To delve into Maximum Power Point Tracking (MPPT), as it relates to optimising the electronics of a solar PV system inverter, we need to start with an equation:
Power (W) = Volts (V) x Amps (A)
or, P = V x I
where P is the power (measured in Watts), I represents the current (measured in Amps) and V represents the Voltage (measured in Volts).
The concept of Maximum Power Point Tracking is probably best explained with reference to a sample Amps – Volts (I-V) curve, as follows:
As the voltage across the panel varies, so does the current, in a manner similar to the curve above. The power generated by a solar panel is the product of volts x amps. There is a point on the curve at which power is maximised given by (Vmp, Imp), and therefore the load on the panel should be as close to Imp as possible.
Complexity arises because the I-V curve varies with the level of sunlight:
As the level of radiation hitting the panel varies, the load current Imp and voltage Vmp at which power is maximised varies.
Maximum power point tracking (MPPT) is the process of continually finding this point and adjusting the load (resistance) to the panels such that power is maximised.
With string inverters, Maximum Power Point Tracking is based on the ‘averaged’ I-V curve of a whole ‘string’ of panels (usually around 14). The inverter may allow for input of more than one string, in which case the MPPT for each individual string is independent of the other strings.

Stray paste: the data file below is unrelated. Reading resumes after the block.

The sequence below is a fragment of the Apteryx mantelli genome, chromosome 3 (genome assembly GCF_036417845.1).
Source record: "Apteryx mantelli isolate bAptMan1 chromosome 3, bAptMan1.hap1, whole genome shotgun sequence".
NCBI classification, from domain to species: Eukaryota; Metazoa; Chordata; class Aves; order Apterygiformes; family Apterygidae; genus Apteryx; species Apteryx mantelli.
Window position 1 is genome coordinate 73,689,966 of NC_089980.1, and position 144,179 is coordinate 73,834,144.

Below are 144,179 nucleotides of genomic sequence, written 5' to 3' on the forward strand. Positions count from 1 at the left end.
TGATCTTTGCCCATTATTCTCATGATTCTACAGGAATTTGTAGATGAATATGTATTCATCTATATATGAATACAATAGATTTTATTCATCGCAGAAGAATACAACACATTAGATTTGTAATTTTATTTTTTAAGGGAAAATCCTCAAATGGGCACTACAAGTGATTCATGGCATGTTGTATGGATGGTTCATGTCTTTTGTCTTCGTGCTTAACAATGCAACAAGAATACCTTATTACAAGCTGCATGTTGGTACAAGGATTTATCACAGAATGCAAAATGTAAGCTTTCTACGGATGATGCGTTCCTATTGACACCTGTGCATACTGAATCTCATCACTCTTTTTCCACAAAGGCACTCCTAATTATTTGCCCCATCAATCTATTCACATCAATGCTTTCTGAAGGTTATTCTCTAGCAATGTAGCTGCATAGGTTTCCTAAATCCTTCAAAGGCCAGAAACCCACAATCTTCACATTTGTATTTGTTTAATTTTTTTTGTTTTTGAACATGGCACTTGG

String-based MPPT is something of a compromise; the power produced will not be as high as if Maximum Power Point Tracking were to be applied at the individual panel level (as with micro-inverters and power optimisers), with the load applied to each panel optimised based on the environmental conditions (radiation, temperature) of that panel.
If some panels in a string are shaded and some are not, MPPT applied at the panel level will significantly boost the power output when compared to MPPT applied to a whole string of panels. If string inverters are being used, the design should take account of the likely differences in environmental conditions, stringing panels in similar environmental conditions (orientation, shading, temperature etc) together.
With central inverters, the averaging effect across ‘strings’ is more pronounced since the individual strings contain more panels.
Overall it is important to note that systems using micro-inverters or power optimisers will generate a higher output than systems using string inverters or central inverters.
Maximum power point tracking charge controllers regulate the voltage and current going from the solar PV system to your home. They enable you to get the full rated power from your panels, rather than wasting a proportion of it as heat. Compared to a standard (non MPPT) charge controller, they provide 10-30% more power.
To find out more about what makes up a PV system, give us a call on 0118 951 4490 or download our free guide to residential solar:
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